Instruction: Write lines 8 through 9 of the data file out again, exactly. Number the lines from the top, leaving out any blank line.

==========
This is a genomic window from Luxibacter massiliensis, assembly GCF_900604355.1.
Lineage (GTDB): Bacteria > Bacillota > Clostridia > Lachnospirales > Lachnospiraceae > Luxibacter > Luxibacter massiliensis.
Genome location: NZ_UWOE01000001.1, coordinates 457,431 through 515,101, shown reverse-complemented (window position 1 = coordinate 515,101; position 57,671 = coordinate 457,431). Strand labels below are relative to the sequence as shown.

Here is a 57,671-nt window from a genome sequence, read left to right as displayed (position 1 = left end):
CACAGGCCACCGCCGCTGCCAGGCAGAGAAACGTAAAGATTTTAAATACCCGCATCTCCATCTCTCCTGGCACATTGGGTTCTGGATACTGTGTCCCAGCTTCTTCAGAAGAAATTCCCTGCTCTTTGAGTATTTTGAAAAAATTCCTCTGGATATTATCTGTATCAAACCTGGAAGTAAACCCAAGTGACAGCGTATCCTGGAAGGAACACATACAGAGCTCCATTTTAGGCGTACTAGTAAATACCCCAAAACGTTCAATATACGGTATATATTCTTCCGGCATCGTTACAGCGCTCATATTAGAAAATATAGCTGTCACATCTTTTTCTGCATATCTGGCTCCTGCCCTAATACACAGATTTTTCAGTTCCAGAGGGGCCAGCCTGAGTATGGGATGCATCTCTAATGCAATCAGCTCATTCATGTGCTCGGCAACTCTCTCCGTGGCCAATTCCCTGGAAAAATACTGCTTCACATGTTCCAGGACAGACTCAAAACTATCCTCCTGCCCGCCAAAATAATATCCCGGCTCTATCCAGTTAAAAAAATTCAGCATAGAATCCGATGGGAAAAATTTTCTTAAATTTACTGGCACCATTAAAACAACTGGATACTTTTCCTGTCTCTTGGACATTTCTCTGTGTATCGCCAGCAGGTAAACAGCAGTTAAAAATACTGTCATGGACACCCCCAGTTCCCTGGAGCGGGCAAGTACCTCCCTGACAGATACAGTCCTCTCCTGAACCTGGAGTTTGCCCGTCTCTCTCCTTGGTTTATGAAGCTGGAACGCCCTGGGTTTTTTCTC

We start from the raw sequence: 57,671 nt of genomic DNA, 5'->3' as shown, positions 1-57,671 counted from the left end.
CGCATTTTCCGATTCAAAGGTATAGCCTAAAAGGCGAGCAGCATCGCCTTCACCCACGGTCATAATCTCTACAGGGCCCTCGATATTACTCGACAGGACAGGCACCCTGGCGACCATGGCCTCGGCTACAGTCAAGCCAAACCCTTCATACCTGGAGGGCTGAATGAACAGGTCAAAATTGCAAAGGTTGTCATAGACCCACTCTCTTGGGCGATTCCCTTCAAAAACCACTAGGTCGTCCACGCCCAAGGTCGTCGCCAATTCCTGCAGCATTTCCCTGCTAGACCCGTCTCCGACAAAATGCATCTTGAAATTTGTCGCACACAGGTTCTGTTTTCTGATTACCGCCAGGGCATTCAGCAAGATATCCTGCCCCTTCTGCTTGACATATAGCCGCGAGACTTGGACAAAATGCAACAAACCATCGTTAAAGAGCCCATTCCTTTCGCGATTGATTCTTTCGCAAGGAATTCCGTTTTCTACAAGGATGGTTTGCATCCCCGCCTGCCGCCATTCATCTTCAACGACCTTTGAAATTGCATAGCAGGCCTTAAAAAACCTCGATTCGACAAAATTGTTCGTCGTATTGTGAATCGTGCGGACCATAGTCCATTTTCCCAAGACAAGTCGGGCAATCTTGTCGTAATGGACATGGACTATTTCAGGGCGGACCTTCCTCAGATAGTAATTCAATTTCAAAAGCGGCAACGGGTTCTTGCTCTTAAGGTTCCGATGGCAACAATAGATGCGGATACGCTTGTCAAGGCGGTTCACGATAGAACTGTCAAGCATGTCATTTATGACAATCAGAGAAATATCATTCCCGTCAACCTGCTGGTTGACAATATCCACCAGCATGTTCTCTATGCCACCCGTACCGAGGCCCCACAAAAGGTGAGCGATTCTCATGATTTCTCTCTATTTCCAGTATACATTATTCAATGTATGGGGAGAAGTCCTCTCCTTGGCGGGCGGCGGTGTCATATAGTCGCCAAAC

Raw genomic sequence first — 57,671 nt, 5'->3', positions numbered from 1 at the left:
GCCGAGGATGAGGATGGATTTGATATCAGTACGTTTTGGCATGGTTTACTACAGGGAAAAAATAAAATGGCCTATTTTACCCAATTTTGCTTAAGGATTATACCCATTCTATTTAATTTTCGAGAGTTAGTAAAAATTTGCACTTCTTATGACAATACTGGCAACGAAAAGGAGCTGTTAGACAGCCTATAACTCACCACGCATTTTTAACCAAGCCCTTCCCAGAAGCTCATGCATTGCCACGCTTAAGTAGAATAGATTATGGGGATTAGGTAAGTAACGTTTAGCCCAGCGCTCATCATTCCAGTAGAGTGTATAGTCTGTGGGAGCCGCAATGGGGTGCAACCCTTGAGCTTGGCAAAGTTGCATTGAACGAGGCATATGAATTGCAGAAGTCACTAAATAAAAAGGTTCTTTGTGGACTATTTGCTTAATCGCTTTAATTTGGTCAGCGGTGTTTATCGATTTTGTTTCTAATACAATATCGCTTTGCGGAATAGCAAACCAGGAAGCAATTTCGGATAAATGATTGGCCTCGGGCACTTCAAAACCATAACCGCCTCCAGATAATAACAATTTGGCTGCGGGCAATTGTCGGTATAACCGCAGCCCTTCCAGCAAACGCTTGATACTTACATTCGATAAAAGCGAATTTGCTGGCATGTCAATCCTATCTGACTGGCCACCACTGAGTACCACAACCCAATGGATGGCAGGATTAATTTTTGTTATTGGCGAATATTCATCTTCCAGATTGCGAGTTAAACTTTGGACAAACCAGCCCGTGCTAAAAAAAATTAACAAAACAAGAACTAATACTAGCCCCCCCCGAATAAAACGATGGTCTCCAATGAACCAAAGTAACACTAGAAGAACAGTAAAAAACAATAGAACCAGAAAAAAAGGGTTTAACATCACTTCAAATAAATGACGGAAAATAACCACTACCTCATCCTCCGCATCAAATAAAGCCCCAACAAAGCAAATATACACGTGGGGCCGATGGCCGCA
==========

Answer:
Raw genomic sequence first — 57,671 nt, 5'->3', positions numbered from 1 at the left:
GCCGAGGATGAGGATGGATTTGATATCAGTACGTTTTGGCATGGTTTACTACAGGGAAAAAATAAAATGGCCTATTTTACCCAATTTTGCTTAAGGATTATACCCATTCTATTTAATTTTCGAGAGTTAGTAAAAATTTGCACTTCTTATGACAATACTGGCAACGAAAAGGAGCTGTTAGACAGCCTATAACTCACCACGCATTTTTAACCAAGCCCTTCCCAGAAGCTCATGCATTGCCACGCTTAAGTAGAATAGATTATGGGGATTAGGTAAGTAACGTTTAGCCCAGCGCTCATCATTCCAGTAGAGTGTATAGTCTGTGGGAGCCGCAATGGGGTGCAACCCTTGAGCTTGGCAAAGTTGCATTGAACGAGGCATATGAATTGCAGAAGTCACTAAATAAAAAGGTTCTTTGTGGACTATTTGCTTAATCGCTTTAATTTGGTCAGCGGTGTTTATCGATTTTGTTTCTAATACAATATCGCTTTGCGGAATAGCAAACCAGGAAGCAATTTCGGATAAATGATTGGCCTCGGGCACTTCAAAACCATAACCGCCTCCAGATAATAACAATTTGGCTGCGGGCAATTGTCGGTATAACCGCAGCCCTTCCAGCAAACGCTTGATACTTACATTCGATAAAAGCGAATTTGCTGGCATGTCAATCCTATCTGACTGGCCACCACTGAGTACCACAACCCAATGGATGGCAGGATTAATTTTTGTTATTGGCGAATATTCATCTTCCAGATTGCGAGTTAAACTTTGGACAAACCAGCCCGTGCTAAAAAAAATTAACAAAACAAGAACTAATACTAGCCCCCCCCGAATAAAACGATGGTCTCCAATGAACCAAAGTAACACTAGAAGAACAGTAAAAAACAATAGAACCAGAAAAAAAGGGTTTAACATCACTTCAAATAAATGACGGAAAATAACCACTACCTCATCCTCCGCATCAAATAAAGCCCCAACAAAGCAAATATACACGTGGGGCCGATGGCCGCA